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WITN?: Penn State reportedly loses its athletic director, Ohio State statistical ratings

All the big Ohio State news in one helpful place.

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Greg Bartram-USA TODAY Sports

"Ohio State is only ranked 10th here, although the Buckeyes are 6th in projected MOV because of their below-average schedule. Michigan State comes in at #13, Wisconsin at #17, and Michigan at #21 is the only other Big Ten school in the top 30."

Chase Stuart, Football Perspective

Chase Stuart over at Football Perspective released data on what he calls "Implied Simple Rating System," or SRS, for next season. The SRS is made from only two variables: margin of victory and strength of schedule. The "Implied" part refers to the fact that it is based on the Golden Nugget betting lines that were released last week (and that we looked at here and here). Here the margin of victory is replaced by the Vegas point spreads.

The Buckeyes are tenth in this implied rating system, below the usual group of elite teams plus a few kind of weird ones like South Carolina and UCLA. It's important to note that this rating system reflects public perception through betting lines (because it is created from betting lines rather than margin of victory). If tenth still seems too low to you for the 2014 Buckeyes, it might be because Ohio State's strength of schedule is so low.

The ratings are fairly stratified. Besides the elite group of Alabama, Oregon, and FSU that Stuart mentions, there's another powerhouse group of teams that OSU belongs to. Michigan State probably begins the next tier of teams, while Wisconsin and Michigan sneak in to the top 25.

While I feel confident that Ohio State is a top-10 team at this point in the offseason (with the potential to be among the best), it's easy to see why public perception for Ohio State would be a little lacking after consecutive losses to the only truly challenging teams on the 2013 schedule.

"Joyner was not perfect. But nothing else at Penn State during his stint was close to ideal, either. That he even took the job at a time when many would not have touched it is, in my mind, to his eternal credit."

- David Jones, Penn Live

Though not terribly surprising, Penn State's athletic director Dave Joyner is expected to step down soon, maybe by the end of the week and before the university has found a replacement.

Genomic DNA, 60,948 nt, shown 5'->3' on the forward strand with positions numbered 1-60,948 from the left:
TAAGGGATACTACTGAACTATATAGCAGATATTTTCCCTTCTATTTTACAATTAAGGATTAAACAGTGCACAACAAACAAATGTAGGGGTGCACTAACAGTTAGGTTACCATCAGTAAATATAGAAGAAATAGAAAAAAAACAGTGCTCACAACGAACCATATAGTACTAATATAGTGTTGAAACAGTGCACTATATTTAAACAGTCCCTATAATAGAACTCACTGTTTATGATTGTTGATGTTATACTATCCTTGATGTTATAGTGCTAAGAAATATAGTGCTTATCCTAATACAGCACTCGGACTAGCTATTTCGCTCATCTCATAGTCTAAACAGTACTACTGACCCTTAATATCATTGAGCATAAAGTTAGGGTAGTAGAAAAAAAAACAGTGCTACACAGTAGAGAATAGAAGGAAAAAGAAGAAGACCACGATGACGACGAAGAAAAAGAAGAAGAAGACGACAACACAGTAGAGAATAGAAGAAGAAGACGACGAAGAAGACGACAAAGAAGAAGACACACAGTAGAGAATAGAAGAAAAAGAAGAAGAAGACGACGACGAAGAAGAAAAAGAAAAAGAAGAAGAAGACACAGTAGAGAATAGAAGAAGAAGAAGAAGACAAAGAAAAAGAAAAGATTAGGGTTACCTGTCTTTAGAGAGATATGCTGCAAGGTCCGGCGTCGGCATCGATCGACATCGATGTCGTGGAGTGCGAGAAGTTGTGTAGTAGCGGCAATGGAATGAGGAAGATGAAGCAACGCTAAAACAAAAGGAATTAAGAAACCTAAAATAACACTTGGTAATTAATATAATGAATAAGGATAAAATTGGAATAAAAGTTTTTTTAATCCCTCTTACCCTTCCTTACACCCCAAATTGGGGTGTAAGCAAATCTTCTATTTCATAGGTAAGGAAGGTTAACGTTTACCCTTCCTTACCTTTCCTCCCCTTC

Black Shoe Diaries and the SBNation mothership has some perspective on his tenure at AD over the last two and a half years. Though it seems like he rubbed some folks the wrong way (by calling for Paterno's head after the Sandusky incident) and was aloof as an AD, he made the call to hire both Bill O'Brien and James Franklin. In fact, Black Shoe Diaries notes that PSU has won three national titles recently, so at least the man's decision making and athletic department's results speak for themselves.

One of the main targets for his replacement looks like Northwestern's AD Jim Phillips, who would another in the line of analytical, metric-based decision makers.

"Staurowsky testified that the NCAA does not follow the mission it sets out in its own rulebook and that there are a half-dozen reasons Football Bowl Division football players and Division I men's basketball players - 'student-athletes' in the NCAA's nomenclature - are athletes first and students second."

Steve Berkowitz, USA Today

Berkowitz continues his exceptional coverage of the O'Bannon trial, which is now in its seventh day (seriously, can you imagine watching a trial for days on end?). His report today covers the debate on exactly how professional college student athletes are, how much compensation they receive, and whether they are treated like normal students by universities.

What is best about Berkowitz's summaries are his embedded tweets with snarky judge commentary - can an actual lawyer confirm or deny that all judges are this funny?

"It's not ideal that we don't have a sponsor right now, but I look at it as an opportunity."

Fiesta Bowl executive director Mike Nealy, via Chip Patterson, CBS Sports

It's a rough time for the Fiesta Bowl lately. In addition to losing Tostitos as its title sponsor for the Fiesta Bowl, they also lost the owned Buffalo Wild Wings as their sponsor for that Fiesta Bowl-owned bowl game (which was formerly the Insight Bowl, too). Nealy definitely has had his work cut out for him since he started as Fiesta Bowl director last month.

Sponsorships, and sponsorships to this bowl game in particular, normally wouldn't matter to you, an Ohio State fan. But now who will sponsor Michigan during bowl season?